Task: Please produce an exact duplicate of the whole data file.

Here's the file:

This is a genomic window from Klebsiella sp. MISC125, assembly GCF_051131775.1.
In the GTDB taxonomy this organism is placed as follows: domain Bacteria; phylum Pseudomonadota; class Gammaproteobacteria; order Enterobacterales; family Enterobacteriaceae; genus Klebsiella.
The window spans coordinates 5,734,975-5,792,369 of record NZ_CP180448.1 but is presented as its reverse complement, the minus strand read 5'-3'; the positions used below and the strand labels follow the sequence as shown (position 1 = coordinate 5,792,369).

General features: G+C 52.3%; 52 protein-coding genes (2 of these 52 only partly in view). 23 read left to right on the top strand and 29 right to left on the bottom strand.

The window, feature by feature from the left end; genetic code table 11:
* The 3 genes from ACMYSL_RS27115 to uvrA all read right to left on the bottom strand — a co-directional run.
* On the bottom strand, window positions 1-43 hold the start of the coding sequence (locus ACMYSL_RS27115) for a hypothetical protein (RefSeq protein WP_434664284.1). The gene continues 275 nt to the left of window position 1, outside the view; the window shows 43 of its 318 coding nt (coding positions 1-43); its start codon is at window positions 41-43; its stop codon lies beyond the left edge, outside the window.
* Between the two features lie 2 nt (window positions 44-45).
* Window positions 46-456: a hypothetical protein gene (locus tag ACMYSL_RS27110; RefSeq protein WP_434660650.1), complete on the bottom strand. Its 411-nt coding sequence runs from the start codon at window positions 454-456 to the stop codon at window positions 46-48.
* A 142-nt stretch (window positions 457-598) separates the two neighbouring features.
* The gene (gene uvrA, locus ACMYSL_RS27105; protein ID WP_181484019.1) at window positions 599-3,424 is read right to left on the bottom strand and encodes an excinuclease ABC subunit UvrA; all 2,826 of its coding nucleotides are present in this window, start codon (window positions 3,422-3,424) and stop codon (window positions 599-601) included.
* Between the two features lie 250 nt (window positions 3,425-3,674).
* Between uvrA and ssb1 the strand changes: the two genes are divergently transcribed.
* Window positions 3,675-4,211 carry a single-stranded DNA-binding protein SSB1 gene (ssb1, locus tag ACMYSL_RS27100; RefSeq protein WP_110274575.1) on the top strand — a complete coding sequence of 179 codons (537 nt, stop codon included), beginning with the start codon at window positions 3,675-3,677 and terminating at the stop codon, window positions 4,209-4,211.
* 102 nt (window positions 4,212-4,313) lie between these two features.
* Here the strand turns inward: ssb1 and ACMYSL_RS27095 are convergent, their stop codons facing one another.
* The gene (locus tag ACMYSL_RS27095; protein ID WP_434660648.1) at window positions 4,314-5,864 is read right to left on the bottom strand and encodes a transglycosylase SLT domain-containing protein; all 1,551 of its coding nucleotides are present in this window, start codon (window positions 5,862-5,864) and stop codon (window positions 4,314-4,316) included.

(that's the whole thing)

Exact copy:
This is a genomic window from Klebsiella sp. MISC125, assembly GCF_051131775.1.
In the GTDB taxonomy this organism is placed as follows: domain Bacteria; phylum Pseudomonadota; class Gammaproteobacteria; order Enterobacterales; family Enterobacteriaceae; genus Klebsiella.
The window spans coordinates 5,734,975-5,792,369 of record NZ_CP180448.1 but is presented as its reverse complement, the minus strand read 5'-3'; the positions used below and the strand labels follow the sequence as shown (position 1 = coordinate 5,792,369).

General features: G+C 52.3%; 52 protein-coding genes (2 of these 52 only partly in view). 23 read left to right on the top strand and 29 right to left on the bottom strand.

The window, feature by feature from the left end; genetic code table 11:
* The 3 genes from ACMYSL_RS27115 to uvrA all read right to left on the bottom strand — a co-directional run.
* On the bottom strand, window positions 1-43 hold the start of the coding sequence (locus ACMYSL_RS27115) for a hypothetical protein (RefSeq protein WP_434664284.1). The gene continues 275 nt to the left of window position 1, outside the view; the window shows 43 of its 318 coding nt (coding positions 1-43); its start codon is at window positions 41-43; its stop codon lies beyond the left edge, outside the window.
* Between the two features lie 2 nt (window positions 44-45).
* Window positions 46-456: a hypothetical protein gene (locus tag ACMYSL_RS27110; RefSeq protein WP_434660650.1), complete on the bottom strand. Its 411-nt coding sequence runs from the start codon at window positions 454-456 to the stop codon at window positions 46-48.
* A 142-nt stretch (window positions 457-598) separates the two neighbouring features.
* The gene (gene uvrA, locus ACMYSL_RS27105; protein ID WP_181484019.1) at window positions 599-3,424 is read right to left on the bottom strand and encodes an excinuclease ABC subunit UvrA; all 2,826 of its coding nucleotides are present in this window, start codon (window positions 3,422-3,424) and stop codon (window positions 599-601) included.
* Between the two features lie 250 nt (window positions 3,425-3,674).
* Between uvrA and ssb1 the strand changes: the two genes are divergently transcribed.
* Window positions 3,675-4,211 carry a single-stranded DNA-binding protein SSB1 gene (ssb1, locus tag ACMYSL_RS27100; RefSeq protein WP_110274575.1) on the top strand — a complete coding sequence of 179 codons (537 nt, stop codon included), beginning with the start codon at window positions 3,675-3,677 and terminating at the stop codon, window positions 4,209-4,211.
* 102 nt (window positions 4,212-4,313) lie between these two features.
* Here the strand turns inward: ssb1 and ACMYSL_RS27095 are convergent, their stop codons facing one another.
* The gene (locus tag ACMYSL_RS27095; protein ID WP_434660648.1) at window positions 4,314-5,864 is read right to left on the bottom strand and encodes a transglycosylase SLT domain-containing protein; all 1,551 of its coding nucleotides are present in this window, start codon (window positions 5,862-5,864) and stop codon (window positions 4,314-4,316) included.